Preventing the establishment of a Palestinian state, Jordan annexed Judea and Samaria after taking the area in the 1948 Israeli war of independence.
Then, in 1967, Jordan joined forces with Egypt, Syria, Iraq and the Palestine Liberation Organization in an attempt to annihilate Israel. Israel prevailed, liberating Judea and Samaria, but Jordan continued to assert some responsibility over the Palestinians living there, despite the area being under Israeli control. Those Palestinians were given Jordanian citizenship until 1988, when Jordan conveniently relinquished its legal and administrative connection to Judea and Samaria, thereby reframing the conflict as one exclusively between the PLO and Israel.
The strategic hills of Judea and Samaria are the ancient Jewish heartland and the cradle of Jewish civilization; therefore, no other nation state but Israel can exist west of the Jordan River. This doesn't mean the process of self-rule of the Palestinians in Judea and Samaria should regress; it should advance.
For instance, in what may well be a new and unique political model, Jordan could take full responsibility for residents of the Palestinian Authority, effectively replacing it with a Jordanian “functional exclave” while Israel has overall sovereignty. Israel would continue to be responsible for the hundreds of thousands of Israeli citizens who would reside in their own communities. Amman would be the site of the Palestinians’ government, and they would receive full political rights as Jordanian citizens, able to elect and be elected to the highest positions of government. Gazans would have to decide if they wish to join or remain isolated.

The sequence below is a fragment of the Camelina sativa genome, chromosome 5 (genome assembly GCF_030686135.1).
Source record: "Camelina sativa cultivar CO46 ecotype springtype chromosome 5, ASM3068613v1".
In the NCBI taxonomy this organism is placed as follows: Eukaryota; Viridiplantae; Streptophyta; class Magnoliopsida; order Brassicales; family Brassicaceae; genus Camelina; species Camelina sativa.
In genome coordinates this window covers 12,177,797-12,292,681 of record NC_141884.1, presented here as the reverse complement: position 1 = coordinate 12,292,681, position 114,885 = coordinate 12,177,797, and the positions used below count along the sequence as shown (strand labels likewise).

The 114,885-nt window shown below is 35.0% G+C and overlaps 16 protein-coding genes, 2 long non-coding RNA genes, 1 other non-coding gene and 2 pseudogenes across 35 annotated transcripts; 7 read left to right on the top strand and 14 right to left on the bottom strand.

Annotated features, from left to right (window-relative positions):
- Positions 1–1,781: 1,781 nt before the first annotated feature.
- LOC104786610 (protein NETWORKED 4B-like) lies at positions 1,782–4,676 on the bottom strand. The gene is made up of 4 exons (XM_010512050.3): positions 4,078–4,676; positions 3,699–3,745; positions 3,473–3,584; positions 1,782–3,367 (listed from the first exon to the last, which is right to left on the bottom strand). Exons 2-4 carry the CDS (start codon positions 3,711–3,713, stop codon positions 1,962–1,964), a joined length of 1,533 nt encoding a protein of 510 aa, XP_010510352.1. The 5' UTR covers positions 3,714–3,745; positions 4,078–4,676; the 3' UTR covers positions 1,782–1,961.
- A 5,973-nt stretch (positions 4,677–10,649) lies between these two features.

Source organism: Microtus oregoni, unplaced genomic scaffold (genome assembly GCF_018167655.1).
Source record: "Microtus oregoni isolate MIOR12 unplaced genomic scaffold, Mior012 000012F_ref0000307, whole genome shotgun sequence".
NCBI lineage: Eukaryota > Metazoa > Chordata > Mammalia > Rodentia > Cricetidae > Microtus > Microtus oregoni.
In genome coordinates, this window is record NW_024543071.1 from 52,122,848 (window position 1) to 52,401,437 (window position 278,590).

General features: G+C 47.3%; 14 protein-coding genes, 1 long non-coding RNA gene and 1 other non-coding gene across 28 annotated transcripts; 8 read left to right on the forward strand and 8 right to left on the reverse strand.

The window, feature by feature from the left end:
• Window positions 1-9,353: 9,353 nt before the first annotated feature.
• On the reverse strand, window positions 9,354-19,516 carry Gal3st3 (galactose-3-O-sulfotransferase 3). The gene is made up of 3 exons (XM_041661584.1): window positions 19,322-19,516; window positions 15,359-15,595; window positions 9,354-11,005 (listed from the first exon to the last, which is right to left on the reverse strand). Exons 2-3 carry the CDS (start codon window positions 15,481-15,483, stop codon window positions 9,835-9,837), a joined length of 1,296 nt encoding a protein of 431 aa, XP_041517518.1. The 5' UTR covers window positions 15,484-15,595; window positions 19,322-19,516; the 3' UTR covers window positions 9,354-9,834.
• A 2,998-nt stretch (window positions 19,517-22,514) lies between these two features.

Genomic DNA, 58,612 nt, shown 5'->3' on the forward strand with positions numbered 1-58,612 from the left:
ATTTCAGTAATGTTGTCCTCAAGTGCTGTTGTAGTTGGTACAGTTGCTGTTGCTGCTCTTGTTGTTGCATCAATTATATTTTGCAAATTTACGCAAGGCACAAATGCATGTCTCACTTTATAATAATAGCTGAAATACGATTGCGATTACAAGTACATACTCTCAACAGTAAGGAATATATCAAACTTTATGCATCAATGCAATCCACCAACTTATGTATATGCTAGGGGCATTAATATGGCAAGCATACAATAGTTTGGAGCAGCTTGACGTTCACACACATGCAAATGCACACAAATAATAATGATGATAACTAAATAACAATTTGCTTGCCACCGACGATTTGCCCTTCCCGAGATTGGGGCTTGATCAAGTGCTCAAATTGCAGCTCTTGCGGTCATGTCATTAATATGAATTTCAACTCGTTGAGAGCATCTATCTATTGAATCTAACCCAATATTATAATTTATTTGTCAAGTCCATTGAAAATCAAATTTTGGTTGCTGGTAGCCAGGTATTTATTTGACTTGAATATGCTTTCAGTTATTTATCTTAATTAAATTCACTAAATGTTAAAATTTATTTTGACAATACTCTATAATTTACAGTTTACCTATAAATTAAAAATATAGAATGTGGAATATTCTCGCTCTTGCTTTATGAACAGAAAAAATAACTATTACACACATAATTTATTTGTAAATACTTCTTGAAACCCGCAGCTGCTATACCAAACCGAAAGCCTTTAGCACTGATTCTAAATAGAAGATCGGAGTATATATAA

In the rapidly changing Middle East, there are no quick-fix solutions. A new, gradual approach is needed that takes into account the Palestinian choice of war over compromise in 1947, 1967 and 2000. Israeli President Shimon Peres used to advocate for the “Jordanian option” and a functional compromise for Judea and Samaria, but he abandoned the idea for the sake of the Oslo accords. With the 20 years of hindsight, maybe the younger Peres was right.

Walter Russell Mead on American Liberalism, the Blue Model, and American Foreign Policy.

Walter Russell Mead on American Liberalism, the Blue Model, and American Foreign Policy. Video. Interview by Charles R. Kesler. The American Mind. The Claremont Institute, September 12-26, 2013. Also at Via Meadia, October 13, 2013.

Part 1: A Historical Look at American Liberalism. YouTube.

Part 2: The Blue Model for Economic Recovery. YouTube.

Part 3: The Four Schools of American Foreign Policy. YouTube.

Part 4: American Foreign Policy in the Middle East. YouTube.